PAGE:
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Treasures IV: American Avant Garde 1947-1986 (2 Disc)

4.4 out of 5 stars 8 customer reviews

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Editorial Reviews

26 Major Avant Garde Films from 27 artists from Bruce Baillie to Andy Warhol who worked outside the mainstream and redefined American cinema are collected in this stunning, five-hour set sampling an array of film types and styles. An array of film styles from animation to documentary are showcased in this collection of classics and rediscoveries, selected from five of the nation's foremost avant-garde film archives.
Featured Films include: Here I Am (Bruce Baillie), Aleph (Wallace Berman), The Riddle of Lumen (Stan Brakhage), Eyewash (Robert Breer), Bridges-Go-Round (Shirley Clarke), By Night with Torch and Spear (Joseph Cornell), Peyote Queen (Storm De Hirsch), Nostalgia (Hollis Frampton), Fog Line (Larry Gottheim), Little Stabs at Happiness (Ken Jacobs), Hamfat Asar (Lawrence Jordan), I, an Actress (George Kuchar), New Improved Institutional Quality (Owen Land), Necrology (Standish Lawder), Note to Patti (Saul Levine), The End (Christopher Maclaine), Notes on the Circus (Jonas Mekas), Go! Go! Go! (Marie Menken), The Off-Handed Jape... and How to Pull It Off (Robert Nelson & William T. Wiley), 7362 (Pat O'Neill), Chumlum (Ron Rice), Bad Burns (Paul Sharits), Odds & Ends (Jane Conger Belson Shimane), Film No. 3: Interwoven (Chick Strand), Mario Banana (No. 1) (Andy Warhol)

Featuring newly recorded music by John Zorn, a 70-page book of program notes with a forward by Martin Scorsese, more than 200 interactive screens, and 2 postcards from the films.

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Special Features


Product Details

  • Actors: Jack Smith
  • Directors: Andy Warhol, Bruce Baillie, George Kuchar, Harry Smith, Joseph Cornell
  • Format: NTSC
  • Region: All Regions
  • Number of discs: 2
  • DVD Release Date: November 10, 2011
  • Run Time: 312 minutes
  • Average Customer Review: 4.4 out of 5 stars  See all reviews (8 customer reviews)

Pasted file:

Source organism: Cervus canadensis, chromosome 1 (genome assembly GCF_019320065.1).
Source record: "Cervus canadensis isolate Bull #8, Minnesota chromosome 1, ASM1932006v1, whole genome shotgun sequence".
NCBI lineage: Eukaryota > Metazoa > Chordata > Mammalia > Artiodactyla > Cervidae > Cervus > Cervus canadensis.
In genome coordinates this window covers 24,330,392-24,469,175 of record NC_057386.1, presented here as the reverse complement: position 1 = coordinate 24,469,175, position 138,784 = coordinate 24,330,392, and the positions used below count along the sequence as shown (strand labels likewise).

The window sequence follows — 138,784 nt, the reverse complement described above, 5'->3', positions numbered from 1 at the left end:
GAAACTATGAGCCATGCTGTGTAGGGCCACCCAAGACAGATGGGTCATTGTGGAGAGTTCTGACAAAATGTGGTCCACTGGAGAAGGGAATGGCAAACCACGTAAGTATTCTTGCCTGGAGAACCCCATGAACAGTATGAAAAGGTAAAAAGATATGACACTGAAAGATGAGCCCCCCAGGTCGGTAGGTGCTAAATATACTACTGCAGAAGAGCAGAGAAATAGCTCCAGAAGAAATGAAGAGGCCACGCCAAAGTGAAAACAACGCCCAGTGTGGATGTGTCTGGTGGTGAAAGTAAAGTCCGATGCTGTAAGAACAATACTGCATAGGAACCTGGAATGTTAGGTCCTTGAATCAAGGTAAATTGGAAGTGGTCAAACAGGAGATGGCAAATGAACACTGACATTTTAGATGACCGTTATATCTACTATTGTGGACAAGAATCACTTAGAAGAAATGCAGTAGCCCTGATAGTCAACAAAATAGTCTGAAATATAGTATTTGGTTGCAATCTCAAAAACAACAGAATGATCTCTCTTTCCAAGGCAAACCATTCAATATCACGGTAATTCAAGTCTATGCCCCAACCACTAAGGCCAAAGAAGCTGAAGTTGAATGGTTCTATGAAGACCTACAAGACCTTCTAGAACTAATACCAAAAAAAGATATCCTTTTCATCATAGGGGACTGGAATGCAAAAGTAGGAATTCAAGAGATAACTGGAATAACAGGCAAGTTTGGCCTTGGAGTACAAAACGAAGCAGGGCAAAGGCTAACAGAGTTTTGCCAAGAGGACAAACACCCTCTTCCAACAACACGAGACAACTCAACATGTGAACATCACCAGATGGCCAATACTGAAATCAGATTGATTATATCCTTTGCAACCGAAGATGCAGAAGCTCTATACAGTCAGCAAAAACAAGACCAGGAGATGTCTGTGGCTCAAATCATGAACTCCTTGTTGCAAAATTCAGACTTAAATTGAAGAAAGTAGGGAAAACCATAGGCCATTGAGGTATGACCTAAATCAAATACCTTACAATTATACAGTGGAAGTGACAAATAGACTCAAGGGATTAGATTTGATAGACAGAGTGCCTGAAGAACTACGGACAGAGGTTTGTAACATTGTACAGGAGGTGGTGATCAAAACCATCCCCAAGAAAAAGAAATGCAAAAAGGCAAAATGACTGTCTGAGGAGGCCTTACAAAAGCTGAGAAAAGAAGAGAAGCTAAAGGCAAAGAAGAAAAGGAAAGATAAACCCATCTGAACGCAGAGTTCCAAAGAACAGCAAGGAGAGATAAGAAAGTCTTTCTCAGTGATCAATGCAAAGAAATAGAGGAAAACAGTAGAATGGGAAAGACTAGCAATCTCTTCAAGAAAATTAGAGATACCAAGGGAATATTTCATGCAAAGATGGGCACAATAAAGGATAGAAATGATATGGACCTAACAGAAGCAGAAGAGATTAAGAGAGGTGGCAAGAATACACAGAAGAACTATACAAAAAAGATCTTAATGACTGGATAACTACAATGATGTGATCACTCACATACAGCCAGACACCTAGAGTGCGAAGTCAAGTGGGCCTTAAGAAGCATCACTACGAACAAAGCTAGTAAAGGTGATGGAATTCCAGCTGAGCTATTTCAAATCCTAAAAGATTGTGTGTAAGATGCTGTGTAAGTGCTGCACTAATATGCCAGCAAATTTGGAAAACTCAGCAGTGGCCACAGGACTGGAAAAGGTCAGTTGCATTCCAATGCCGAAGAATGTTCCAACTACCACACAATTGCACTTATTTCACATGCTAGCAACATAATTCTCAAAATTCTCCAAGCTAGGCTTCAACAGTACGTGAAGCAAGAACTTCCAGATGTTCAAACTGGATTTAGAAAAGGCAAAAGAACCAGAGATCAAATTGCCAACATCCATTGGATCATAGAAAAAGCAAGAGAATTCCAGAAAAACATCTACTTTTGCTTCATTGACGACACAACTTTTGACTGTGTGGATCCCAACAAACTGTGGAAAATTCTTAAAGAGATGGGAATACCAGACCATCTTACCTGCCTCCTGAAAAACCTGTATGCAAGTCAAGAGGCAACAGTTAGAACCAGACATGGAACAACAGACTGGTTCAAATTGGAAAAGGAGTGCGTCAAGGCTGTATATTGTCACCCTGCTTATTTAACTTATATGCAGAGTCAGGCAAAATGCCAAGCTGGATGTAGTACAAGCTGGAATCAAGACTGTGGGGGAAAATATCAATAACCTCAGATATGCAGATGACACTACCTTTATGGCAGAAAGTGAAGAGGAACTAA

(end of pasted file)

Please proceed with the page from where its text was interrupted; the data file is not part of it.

• ASIN: B0065QD4K6
  • Amazon Best Sellers Rank: #259,521 in Movies & TV (See Top 100 in Movies & TV)

Customer Reviews

Top Customer Reviews

By Douglas M. May on March 18, 2009
Format: DVD Verified Purchase
My first encounter with the American Avant-Garde occurred in the mid-70's, when the Museum of Modern Art sponsored a six-part retrospective at one of the local cultural venues. I remember the initial program included Kenneth Anger's "Fireworks" and--I believe--Maya Deren's "Meshes of the Afternoon." The hall was filled to capacity. With each successive showing, attendance declined by 50%. By the final showing six weeks later--which featured "nostalgia" by Hollis Frampton and George Landau's "Bardo Follies"--the audience had shrunk to no more than a dozen people, myself included. One of my friends wouldn't speak to me for months because I'd made him sit though a Paul Sharits flicker film.

Probably no other art form has alienated audiences in America like the experimental film. Casual viewers can at least accept non-objective art as decorative, casual listeners can handle some electronica and even the prepared piano music of John Cage as background music. But only a tiny minority of people can seem to put aside their Hollywood prejudices to meet experimental cinema halfway.

There are multiple sticking points. There is usually no "story," as such. Editing is employed to confound the viewer's expectations more often than to further the plot or to create a spurious identification with the characters. Non-diegetic music, which is used in most Hollywood films to "cue" the audience's emotions, is notably absent. There are no chase scenes, contrived coincidences, or shock endings. In other words, none of the conventions which television and Hollywood movie fans have come to expect.